Opinion: Senate’s relaxed dress code doesn’t exactly exhibit our best and brightest in a good light

AP File Photo/Jacquelyn Martin / Sen. John Fetterman, D-Pennsylvania, waves to members of the media on April 17 on Capitol Hill in Washington, D.C.

The United States Senate is now supposed to get used to John Fetterman in sweats. How about Chuck Schumer in a wife-beater, Dianne Feinstein in a bikini or Mitch McConnell in a Teenage Mutant Ninja Turtles costume? To go back a few years, how about Hillary Clinton in capris or Robert Byrd in his full Ku Klux Klan regalia?

Schumer, the Democratic Senate majority leader, directed the body's sergeant-at-arms to stop enforcing an unofficial dress code for its 100 members this week to accommodate John Fetterman, the hulking freshman Pennsylvania Democratic senator who began showing up at the Capitol in May in shorts and hoodies after being hospitalized with clinical depression.

On Wednesday, 46 Republican senators — including Tennessee's Marsha Blackburn and Bill Hagerty — sent a letter to Schumer, asking him to reverse the change, saying that "allowing casual clothing on the Senate floor disrespects the institution we serve and the American families we represent."

Hagerty, for his part, said Democrats were attempting to "transform America, to take us to a place that is much less respectful than we historically have been."

We tend to agree with the GOP's point — that it casts as unserious the serious work that senators do in crafting laws for the American people, sending troops into battle and dispensing all of the money hard-working taxpayers must send to Washington, D.C., every day.

Oh, we get the Democratic narrative arrived at after Schumer made his decision that Congress has more important things to do than debate the Senate's dress code, but no business in the upper chamber has stopped because of an objection about the change. That's just the distraction Democrats are going with at the moment.

We remember an associate pastor who routinely came to church dressed in suits each week, hair perfectly in place and pocket square properly displayed. He said it was important to dress his best because God had given us his best. Made sense at the time and still does.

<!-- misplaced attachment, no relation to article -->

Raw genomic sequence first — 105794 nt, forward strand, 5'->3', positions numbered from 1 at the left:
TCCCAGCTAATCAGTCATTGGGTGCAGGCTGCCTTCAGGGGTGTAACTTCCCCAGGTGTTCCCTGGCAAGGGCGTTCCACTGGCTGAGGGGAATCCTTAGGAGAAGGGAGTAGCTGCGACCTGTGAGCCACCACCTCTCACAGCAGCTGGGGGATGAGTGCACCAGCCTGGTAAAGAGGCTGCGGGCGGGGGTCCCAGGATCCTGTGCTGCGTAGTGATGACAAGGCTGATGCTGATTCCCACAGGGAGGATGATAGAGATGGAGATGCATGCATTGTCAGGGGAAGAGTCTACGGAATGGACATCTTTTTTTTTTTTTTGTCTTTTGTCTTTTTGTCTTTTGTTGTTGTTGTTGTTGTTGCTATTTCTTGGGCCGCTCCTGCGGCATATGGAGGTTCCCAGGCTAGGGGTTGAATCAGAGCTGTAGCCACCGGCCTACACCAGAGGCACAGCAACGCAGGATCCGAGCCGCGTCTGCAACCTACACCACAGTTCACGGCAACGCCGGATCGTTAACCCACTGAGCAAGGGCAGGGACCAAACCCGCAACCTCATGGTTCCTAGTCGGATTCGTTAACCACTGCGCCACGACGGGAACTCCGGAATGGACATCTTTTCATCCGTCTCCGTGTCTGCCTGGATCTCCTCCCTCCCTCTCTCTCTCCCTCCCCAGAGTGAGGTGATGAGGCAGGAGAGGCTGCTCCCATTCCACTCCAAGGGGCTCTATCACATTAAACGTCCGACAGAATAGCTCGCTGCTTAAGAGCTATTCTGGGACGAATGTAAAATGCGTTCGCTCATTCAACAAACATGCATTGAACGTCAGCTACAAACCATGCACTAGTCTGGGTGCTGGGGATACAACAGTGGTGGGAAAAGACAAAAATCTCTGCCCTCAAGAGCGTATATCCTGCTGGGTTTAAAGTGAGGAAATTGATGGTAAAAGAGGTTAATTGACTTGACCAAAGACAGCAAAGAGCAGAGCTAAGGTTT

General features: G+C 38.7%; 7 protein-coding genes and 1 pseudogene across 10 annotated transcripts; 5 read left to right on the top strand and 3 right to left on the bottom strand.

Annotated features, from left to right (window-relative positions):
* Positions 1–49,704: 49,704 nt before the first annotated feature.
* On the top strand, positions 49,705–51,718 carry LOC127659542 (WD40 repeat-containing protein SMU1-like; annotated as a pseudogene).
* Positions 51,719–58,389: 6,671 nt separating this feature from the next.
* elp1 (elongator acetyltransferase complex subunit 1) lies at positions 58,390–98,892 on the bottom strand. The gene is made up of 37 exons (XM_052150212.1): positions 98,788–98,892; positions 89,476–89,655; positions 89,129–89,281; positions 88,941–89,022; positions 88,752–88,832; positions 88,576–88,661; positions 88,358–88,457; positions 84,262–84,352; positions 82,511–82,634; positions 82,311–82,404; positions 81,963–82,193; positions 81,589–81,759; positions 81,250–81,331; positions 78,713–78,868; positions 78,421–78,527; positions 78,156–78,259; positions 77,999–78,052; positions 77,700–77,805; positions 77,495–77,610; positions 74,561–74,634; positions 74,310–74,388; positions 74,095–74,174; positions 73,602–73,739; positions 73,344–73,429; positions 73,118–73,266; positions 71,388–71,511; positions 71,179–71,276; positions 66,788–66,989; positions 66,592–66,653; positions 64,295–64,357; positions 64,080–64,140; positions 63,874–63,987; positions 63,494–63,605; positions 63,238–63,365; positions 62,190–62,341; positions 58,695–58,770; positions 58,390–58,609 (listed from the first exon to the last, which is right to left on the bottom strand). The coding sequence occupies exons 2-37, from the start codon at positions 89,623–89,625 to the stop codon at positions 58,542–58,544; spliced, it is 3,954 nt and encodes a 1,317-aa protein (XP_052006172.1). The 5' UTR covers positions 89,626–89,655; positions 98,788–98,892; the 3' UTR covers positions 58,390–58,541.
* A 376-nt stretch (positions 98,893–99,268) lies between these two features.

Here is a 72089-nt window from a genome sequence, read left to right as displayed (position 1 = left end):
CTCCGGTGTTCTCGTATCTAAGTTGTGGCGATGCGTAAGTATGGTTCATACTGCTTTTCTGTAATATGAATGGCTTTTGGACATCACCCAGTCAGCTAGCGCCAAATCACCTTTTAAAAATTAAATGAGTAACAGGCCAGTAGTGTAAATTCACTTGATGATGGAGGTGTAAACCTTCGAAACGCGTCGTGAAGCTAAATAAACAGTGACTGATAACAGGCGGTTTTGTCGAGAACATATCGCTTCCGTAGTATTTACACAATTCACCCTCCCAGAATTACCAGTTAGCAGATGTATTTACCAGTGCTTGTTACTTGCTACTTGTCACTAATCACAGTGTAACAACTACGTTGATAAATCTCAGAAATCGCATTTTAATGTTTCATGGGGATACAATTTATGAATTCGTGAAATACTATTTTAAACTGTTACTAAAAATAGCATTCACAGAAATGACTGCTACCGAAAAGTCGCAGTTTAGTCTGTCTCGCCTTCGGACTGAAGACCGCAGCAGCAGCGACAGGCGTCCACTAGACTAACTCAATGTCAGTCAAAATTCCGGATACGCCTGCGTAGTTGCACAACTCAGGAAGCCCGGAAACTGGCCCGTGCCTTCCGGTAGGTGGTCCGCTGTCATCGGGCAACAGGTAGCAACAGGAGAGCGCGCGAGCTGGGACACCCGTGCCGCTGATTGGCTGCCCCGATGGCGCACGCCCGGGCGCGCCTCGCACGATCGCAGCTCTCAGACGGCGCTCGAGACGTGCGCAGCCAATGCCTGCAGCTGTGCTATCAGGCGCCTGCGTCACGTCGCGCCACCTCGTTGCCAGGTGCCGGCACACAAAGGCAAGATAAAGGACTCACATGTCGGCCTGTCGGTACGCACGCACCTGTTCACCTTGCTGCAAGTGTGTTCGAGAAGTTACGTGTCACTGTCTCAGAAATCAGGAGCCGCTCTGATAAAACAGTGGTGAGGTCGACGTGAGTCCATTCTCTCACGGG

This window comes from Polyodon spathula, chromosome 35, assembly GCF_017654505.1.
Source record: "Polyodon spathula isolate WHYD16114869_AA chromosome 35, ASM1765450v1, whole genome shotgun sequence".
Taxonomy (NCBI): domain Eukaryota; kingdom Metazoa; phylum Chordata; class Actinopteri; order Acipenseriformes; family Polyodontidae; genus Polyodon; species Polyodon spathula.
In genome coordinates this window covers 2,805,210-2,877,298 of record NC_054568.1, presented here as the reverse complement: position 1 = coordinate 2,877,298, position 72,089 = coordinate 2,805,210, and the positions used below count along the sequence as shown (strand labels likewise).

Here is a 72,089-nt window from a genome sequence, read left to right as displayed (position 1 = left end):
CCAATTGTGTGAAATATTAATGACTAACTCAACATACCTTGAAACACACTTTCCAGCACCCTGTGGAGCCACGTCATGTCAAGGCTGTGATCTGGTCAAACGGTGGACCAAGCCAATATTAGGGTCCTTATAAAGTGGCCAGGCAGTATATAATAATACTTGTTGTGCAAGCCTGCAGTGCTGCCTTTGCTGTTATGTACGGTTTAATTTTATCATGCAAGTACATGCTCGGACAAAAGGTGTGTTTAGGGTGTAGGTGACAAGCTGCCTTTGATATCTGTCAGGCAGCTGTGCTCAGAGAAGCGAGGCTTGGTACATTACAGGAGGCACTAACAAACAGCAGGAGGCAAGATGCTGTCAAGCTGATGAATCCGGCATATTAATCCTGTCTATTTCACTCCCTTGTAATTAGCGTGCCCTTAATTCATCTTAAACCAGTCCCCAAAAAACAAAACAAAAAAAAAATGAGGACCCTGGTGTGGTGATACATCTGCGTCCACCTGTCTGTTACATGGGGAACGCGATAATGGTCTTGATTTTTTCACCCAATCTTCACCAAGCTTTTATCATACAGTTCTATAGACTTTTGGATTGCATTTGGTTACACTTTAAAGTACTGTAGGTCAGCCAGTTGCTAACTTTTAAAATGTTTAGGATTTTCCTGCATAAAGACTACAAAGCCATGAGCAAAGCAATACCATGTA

Now, obviously, Senate decorum has changed with the times. We haven't seen a lot of powdered wigs and knee breeches in C-SPAN coverage lately. A 1993 change, for example, allowed women to wear pants on the Senate floor. In 2019, women were permitted to wear sleeveless dresses and open-toed shoes.

And we wouldn't be opposed to the Senate having one or more day of the week where dress is less casual, a business casual look instead of business professional. Millions of once more formal businesses have adopted just such policies. But have we reached the point of such slouchiness in this country where shorts and hoodies convey the proper look for any of the 100 senators that millions of people go to the polls to elect and for whom millions of dollars are given in campaign contributions every six years?

Tennessee General Assembly rules don't appear to offer language about what state lawmakers can or can't wear, but earlier this year a spokesperson for House Speaker Cameron Sexton, R-Crossville, said a longtime Black Democratic lawmaker, the late Lois DeBerry, "established a precedent for attire that remains in place today; men must wear a coat and tie if they wish to be recognized in committee or on the House floor. Ms. DeBerry would frequently address members violating this precedent and remind them of the requirement. The speaker will continue to follow the precedent and the path established by Ms. DeBerry to honor her and her incredible legacy within our legislative body."

Sexton made his remarks after Rep. Justin Pearson, D-Memphis, entered the chamber one day in a black dashiki, a traditional West African loose-fitted shirt. True to form, when an objection was made to his improper attire, the publicity-seeking lawmaker termed it white supremacy.

Closer to home, we see Chattanooga City Council members and Hamilton County Commission members still outfitted mostly in business professional wear. We've observed slightly less formal attire at small municipalities in Hamilton County and around the state.

We're with Hagerty, though, that Democrats want to transform America — and not in a good way — but we're not so sure that is Fetterman's gig. The scion of a wealthy family, the Pennsylvania senator — according to numerous accounts — wore casual clothes as the mayor of a small town in order not to call attention to his family's wealth. Now it has become a part of his image, his recent hospitalization notwithstanding.

So, today, wearing slouchy clothes and refusing to follow Senate decorum has become something of a way of calling attention to himself.

We'd prefer our senators wake up every day thinking about how to serve their constituents well rather than what odious gym clothes they can put on to stand out.